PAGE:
Monday, July 7, 2014

In which I research Buddhism

One of the characters in my novel is potentially a Buddhist, probably Jodo Shinshu Buddhist (aka just Shin Buddhism), which is one of the most common forms among Japanese immigrants.  Part of the reason I made this decision is because it's something I'd like to learn more about.  So that's what I did.

This is stuff you could learn by browsing Wikipedia (as I did), but I'm just picking out my favorite facts:
  • While Hindus believe in reincarnation, Buddhists believe in rebirth.  Reincarnation involves the transmigration of a soul, but Buddhists don't believe in an unchanging soul.  Rebirth is instead the continuation of the pattern of self.  Rebirth sounded like an ancient response to reincarnation, but instead it appears that reincarnation only came to dominate Hinduism after Buddhism began.
  • Tendai Buddhism is a kind of Buddhism based on the Lotus Sutra.  The Lotus Sutra claims to have been written during the time of Siddartha Gautama (the founder of Buddhism), but it was stored in the realm of the snake gods for five hundred years.  This seems to me about ten times more outlandish than the Christian belief that the gospels are accurate accounts despite being written down 50-100 years after Jesus.
  • There's actually a Christian saint based on the story of Gautama.  In the Christian version, Josaphat is a prince in India, whom astrologers predicted would become a Christian.  So his father tries to isolate Josaphat, but he sneaks out, becomes a Christian, and then soon converts his father, who abdicates the throne and becomes a hermit.  Medieval Christianity sure produced some bad fiction.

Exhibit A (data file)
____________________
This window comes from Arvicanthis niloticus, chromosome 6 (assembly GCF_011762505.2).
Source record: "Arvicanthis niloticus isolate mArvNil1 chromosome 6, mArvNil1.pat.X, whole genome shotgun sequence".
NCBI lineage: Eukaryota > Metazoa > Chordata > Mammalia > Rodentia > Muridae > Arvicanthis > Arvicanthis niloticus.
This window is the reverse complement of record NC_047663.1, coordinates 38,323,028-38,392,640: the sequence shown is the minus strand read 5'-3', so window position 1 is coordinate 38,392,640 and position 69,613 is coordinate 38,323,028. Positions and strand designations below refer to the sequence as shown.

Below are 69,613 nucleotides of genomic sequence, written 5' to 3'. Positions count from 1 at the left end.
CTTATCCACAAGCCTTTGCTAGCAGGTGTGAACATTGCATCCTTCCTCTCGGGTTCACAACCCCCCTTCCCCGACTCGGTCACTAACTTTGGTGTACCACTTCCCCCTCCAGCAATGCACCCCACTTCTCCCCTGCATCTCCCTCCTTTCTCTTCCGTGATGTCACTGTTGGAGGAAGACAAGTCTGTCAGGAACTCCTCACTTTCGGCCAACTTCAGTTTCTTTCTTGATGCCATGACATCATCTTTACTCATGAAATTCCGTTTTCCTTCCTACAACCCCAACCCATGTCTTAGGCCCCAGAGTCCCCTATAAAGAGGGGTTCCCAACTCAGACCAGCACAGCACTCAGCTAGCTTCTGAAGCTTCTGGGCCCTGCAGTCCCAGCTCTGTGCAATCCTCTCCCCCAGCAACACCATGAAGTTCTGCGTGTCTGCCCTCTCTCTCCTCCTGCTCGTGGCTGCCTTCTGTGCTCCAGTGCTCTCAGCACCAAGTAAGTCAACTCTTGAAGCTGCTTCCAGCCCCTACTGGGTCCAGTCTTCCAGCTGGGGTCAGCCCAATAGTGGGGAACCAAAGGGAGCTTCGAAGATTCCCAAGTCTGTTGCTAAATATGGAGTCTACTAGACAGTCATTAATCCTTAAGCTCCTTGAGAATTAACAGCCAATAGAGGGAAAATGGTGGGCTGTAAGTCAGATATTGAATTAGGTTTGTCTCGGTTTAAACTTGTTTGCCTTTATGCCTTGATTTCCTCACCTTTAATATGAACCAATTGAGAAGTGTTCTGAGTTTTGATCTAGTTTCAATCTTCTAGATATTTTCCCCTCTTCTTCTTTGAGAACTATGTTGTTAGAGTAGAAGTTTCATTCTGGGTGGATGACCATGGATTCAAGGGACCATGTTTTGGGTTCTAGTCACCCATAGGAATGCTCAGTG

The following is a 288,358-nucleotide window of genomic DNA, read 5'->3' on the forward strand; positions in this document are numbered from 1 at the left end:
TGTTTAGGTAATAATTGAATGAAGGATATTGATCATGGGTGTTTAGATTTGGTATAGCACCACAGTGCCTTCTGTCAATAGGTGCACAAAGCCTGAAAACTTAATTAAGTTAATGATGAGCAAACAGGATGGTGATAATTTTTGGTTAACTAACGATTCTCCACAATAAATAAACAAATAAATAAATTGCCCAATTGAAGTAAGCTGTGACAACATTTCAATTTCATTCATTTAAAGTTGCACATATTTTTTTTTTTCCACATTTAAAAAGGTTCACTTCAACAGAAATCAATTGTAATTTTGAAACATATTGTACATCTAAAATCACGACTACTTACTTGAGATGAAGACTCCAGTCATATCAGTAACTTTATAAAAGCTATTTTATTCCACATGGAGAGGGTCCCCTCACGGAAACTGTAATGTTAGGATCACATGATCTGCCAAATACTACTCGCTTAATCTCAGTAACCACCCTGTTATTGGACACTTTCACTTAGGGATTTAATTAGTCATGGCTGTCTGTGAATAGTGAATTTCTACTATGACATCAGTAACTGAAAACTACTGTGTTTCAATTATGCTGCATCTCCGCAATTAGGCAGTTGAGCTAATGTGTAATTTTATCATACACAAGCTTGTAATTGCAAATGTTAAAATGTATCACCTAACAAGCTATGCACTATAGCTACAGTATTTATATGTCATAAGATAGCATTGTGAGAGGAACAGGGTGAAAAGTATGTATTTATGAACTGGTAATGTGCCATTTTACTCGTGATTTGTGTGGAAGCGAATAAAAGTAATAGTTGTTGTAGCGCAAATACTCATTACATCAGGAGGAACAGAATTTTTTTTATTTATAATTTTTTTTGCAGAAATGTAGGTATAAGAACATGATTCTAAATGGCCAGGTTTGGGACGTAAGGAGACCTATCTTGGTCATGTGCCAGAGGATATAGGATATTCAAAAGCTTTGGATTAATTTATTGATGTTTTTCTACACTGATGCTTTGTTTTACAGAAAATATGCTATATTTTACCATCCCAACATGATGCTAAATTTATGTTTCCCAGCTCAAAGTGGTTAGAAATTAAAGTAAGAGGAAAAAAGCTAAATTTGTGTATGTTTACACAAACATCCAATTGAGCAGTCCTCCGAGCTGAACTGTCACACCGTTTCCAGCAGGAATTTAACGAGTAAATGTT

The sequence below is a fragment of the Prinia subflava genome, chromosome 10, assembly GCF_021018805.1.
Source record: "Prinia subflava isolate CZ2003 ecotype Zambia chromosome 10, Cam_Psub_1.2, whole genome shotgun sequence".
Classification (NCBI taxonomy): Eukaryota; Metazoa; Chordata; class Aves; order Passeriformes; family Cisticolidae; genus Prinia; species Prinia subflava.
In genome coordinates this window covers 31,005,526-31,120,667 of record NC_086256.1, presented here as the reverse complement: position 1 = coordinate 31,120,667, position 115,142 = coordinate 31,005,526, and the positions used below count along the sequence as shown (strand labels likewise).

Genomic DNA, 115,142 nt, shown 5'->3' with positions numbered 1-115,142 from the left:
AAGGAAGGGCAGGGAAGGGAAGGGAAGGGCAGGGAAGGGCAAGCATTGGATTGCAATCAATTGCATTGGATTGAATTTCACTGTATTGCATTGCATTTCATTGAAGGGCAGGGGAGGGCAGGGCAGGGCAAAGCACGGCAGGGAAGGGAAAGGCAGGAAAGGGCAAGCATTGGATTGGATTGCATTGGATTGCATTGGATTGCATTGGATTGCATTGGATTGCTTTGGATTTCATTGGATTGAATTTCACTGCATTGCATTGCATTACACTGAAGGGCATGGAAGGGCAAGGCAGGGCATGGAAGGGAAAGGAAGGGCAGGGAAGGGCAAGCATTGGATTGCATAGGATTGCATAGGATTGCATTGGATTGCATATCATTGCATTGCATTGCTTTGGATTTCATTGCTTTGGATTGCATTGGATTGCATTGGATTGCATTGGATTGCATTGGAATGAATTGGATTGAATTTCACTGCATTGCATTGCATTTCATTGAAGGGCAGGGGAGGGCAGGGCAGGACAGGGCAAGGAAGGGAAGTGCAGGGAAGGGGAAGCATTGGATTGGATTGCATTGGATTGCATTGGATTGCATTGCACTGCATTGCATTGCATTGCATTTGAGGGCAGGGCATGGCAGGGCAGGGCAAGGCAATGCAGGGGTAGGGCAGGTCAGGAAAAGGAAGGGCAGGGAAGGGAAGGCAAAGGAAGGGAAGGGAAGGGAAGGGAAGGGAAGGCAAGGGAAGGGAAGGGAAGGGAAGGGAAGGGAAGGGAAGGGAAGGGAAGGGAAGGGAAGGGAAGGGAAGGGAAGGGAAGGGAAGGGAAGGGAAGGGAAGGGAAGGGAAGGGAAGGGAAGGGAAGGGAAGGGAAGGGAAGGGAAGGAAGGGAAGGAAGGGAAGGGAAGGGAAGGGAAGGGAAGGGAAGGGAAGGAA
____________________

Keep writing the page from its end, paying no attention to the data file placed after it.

• Buddhism claims to be compatible with science (but that's what they all say), but some Buddhists claim that Buddhism *is* a science (which says to me that their particular form is not compatible with science).
  • There's a Pure Land Buddhist tradition of Sariras, pearl-like relics found among the ashes of cremated remains.  They are taken to be evidence of enlightenment.
And specific to Shin Buddhism:
  • Shin Buddhism is a kind of Pure Land Buddhism started in Japan around the 12th century.  They believe that achieving enlightenment is impossible for most people without assistance, so they call on the Amida Buddha in his boundless compassion.  It's called Pure Land Buddhism, because enlightenment is equated with going to a Pure Land, a sort of paradise realm.
  • The idea of calling upon a religious figure for help getting into the right afterlife is superficially similar to Christianity (early Christian missionaries thought so too), but it's actually an independent tradition.
  • Shin Buddhists contradict many stereotypes of Buddhism in the US.  They do not meditate, and do not have monks.  It was sort of founded as a rejection of these practices.
  • Possibly one of the most famous Shin Buddhists in the US is George Takei.
  • Shin Buddhism in the US is one of the most LGBT-inclusive traditions around.  They've been performing same-sex marriage ceremonies for over forty years.  But this is not so true of other Buddhisms, or even of Shin Buddhism in Japan.